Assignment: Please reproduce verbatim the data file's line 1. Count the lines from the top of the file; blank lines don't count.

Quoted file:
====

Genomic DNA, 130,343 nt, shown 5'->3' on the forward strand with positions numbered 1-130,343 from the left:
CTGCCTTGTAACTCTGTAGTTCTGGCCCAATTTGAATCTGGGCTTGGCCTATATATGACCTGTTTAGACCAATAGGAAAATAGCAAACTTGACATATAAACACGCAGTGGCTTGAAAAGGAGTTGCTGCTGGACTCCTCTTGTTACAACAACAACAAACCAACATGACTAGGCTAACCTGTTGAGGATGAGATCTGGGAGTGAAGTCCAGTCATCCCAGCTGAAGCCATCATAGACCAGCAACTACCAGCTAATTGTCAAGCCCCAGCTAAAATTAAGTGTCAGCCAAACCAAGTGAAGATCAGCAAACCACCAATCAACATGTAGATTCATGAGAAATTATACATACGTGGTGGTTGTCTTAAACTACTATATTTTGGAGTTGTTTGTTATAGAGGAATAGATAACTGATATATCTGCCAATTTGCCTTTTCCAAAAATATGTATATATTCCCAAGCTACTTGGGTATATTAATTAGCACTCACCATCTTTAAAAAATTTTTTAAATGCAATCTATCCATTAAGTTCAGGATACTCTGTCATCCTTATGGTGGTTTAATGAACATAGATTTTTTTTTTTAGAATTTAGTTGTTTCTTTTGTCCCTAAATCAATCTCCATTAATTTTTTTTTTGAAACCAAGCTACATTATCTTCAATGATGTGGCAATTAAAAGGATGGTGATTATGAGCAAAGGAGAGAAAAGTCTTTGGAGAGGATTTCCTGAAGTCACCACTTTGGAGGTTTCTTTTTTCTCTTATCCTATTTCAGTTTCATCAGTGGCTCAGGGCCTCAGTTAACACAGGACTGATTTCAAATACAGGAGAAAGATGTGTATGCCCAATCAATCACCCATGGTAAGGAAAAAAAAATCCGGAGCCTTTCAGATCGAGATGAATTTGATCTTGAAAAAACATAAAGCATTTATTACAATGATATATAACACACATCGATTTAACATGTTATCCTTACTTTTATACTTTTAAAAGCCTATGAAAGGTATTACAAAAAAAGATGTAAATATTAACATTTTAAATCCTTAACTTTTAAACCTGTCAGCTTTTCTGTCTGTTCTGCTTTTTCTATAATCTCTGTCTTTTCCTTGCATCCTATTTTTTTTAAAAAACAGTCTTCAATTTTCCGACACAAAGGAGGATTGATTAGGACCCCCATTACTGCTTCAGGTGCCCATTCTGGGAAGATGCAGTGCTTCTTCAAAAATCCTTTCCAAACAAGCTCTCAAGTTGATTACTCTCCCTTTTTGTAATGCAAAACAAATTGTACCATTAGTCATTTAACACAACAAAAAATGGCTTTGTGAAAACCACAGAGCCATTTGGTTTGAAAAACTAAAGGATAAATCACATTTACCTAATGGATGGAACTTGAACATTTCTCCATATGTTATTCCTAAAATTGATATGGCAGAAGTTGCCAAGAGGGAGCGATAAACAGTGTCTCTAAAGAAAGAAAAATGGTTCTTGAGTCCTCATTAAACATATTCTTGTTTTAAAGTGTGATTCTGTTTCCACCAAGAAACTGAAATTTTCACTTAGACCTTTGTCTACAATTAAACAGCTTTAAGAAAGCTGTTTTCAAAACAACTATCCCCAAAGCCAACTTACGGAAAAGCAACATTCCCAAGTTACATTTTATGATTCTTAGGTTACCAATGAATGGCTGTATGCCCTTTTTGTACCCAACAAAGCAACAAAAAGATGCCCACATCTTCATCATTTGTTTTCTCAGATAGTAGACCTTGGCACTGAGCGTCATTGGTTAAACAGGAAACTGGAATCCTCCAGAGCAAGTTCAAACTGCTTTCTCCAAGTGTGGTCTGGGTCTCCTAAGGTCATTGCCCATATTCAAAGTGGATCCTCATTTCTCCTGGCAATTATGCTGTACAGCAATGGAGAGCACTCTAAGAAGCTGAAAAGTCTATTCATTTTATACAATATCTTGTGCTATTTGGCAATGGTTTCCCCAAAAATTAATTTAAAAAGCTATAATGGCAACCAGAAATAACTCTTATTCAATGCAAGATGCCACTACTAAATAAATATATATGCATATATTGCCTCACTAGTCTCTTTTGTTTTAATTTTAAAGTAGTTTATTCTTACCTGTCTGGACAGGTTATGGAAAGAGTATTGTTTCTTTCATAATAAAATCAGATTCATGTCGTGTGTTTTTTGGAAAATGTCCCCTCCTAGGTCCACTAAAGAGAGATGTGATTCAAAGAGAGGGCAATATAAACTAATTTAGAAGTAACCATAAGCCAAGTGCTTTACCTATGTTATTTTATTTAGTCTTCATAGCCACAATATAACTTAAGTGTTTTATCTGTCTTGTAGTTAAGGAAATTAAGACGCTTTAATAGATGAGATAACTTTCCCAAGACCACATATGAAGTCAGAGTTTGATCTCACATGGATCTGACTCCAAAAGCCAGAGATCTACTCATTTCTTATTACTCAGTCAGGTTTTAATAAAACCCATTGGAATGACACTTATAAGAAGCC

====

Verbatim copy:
Genomic DNA, 130,343 nt, shown 5'->3' on the forward strand with positions numbered 1-130,343 from the left: